Monday 27 February 2017

Big Data is now the new oil

Cathy McGennis and Barry McIntyre tell Sean Gallagher about how they are helping businesses harness data

Sean Gallagher

Sean Gallagher

Sean Gallagher with Presidion co-founder and director Cathy McGennis and CEO Pierre Baviera. Photo: David Conachy
Sean Gallagher with Presidion co-founder and director Cathy McGennis and CEO Pierre Baviera. Photo: David Conachy

The buzzword in business these days is undoubtedly Big Data. From our PCs and laptops to mobile phones, social media messages and digital pictures, each of us is generating huge amounts of data on a daily basis. So much so it is estimated that 90pc of all the data in the world today has been created in the past two years alone. The challenge facing most businesses is how to capture the data that is being generated by their customers and analyse it in such a way as to help predict market trends, spot emerging opportunities and find new and better ways of doing business.

Data analytics is used widely in many industries - from marketing firms, whose job it is to assess usage of their customers' websites, to managers of airports who use it to monitor everything from parking facilities to on-time arrivals and departures.

At the forefront of the revolution in data analytics is Dublin-based firm, Presidion. Set up in 1997 by partners, Cathy McGennis and Barry McIntyre, the company now employs 20 staff and has an annual turnover of more than €5.5m.

"We act as a trusted analytics and innovation partner to our clients where we help them take advantage of the game-changing benefits that such analytics can bring to their businesses," explains McGennis as she welcomes me to the company's headquarters in Jervis Street in the heart of Dublin city. "We are continuously seeing new business models coming on stream such as Airbnb in the accommodation space and Uber in the transport area. Companies are catching on to the fact that if they wish to compete in today's fast-changing world, then they need to use all the data at their disposal to improve efficiencies in their companies, reduce costs and, in some cases, come up with completely new business models."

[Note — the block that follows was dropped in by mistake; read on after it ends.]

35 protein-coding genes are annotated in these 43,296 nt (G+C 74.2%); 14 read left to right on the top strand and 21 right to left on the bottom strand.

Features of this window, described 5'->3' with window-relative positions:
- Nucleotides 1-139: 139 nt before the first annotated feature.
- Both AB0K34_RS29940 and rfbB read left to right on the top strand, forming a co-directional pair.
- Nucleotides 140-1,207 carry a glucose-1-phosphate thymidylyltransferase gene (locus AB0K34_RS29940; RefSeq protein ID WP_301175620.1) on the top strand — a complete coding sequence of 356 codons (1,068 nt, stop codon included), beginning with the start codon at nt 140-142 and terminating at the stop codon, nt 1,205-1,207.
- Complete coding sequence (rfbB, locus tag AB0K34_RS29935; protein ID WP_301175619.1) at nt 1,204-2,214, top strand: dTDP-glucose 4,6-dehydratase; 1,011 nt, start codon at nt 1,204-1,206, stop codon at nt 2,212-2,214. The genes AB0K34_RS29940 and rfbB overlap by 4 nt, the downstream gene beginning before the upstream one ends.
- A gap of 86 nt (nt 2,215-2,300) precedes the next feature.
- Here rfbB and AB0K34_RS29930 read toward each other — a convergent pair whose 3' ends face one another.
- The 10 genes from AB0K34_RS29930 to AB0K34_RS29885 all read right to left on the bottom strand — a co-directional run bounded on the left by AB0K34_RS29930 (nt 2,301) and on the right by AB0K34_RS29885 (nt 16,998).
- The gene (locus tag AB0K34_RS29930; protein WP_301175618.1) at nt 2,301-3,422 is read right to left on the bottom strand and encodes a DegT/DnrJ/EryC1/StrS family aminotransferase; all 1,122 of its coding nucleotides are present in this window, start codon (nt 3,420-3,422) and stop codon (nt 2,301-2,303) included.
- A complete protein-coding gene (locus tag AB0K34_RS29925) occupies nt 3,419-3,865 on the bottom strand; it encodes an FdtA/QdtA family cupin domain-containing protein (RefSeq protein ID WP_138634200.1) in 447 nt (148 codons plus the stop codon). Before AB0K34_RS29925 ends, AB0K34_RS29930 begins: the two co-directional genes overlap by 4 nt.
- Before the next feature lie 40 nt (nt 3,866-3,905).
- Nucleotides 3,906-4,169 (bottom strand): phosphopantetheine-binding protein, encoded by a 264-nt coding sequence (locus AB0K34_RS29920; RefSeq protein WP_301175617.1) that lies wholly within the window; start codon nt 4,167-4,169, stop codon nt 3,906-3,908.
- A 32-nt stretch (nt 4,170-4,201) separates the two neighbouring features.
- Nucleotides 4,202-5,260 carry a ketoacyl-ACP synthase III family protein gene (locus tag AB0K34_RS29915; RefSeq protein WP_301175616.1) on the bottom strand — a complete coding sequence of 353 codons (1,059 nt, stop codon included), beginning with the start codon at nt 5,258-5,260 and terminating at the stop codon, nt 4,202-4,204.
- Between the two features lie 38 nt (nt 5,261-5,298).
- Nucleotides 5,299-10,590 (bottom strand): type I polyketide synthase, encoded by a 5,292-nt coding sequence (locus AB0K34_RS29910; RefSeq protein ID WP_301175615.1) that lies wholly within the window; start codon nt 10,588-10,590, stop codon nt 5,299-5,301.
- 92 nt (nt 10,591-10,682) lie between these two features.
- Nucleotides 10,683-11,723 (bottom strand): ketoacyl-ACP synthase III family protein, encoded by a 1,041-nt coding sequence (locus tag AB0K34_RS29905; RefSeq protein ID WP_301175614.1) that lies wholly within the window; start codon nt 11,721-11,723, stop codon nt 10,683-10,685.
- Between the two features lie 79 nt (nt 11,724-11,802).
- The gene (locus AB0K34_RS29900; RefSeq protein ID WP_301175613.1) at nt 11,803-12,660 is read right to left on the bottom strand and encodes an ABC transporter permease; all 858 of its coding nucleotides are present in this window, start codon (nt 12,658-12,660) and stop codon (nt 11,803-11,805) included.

To date, the company has focused primarily on the Irish and UK markets and among their 500 or more clients are well-known names such as the Musgrave Group, Electric Ireland, Eir, Bank of Ireland, Vodafone, Johnson & Johnson, BBC, Ladbrokes, Ericsson, Friends Life, Standard Life, G4S and Debenhams.

"We work mostly with CEOs and board level executives because the focus has to be on strategy," explains McIntyre. "We find that the best results come from companies where the executive team has been educated, are engaged and have bought into the process."

It's an approach they have adopted after many years of working with client firms and based on everything they have learned since first coming up with the idea to start their own business.

McGennis and McIntyre met while at university and are both from Dublin. She was from Terenure while he had grown up in Castleknock. They both shared a love of maths and ended up studying Management Science at Trinity College where they learned how to use the power of maths and statistics to solve business problems.

"In college, we were seen as the geeks," admits McGennis with a laugh. "Telling new people you'd meet in the pub on a Friday evening about what we were into was always a conversation stopper. Today it has come full circle and what we do has now become cool and very relevant."

After college, the pair spent the next couple of years travelling around Europe. However, by 1993 the pair decided it was time to return home. McGennis took up a data analytics role in a large marketing firm while McIntye got a job in IT. However, their aspirations to own a business led them to the establishment of Presidion.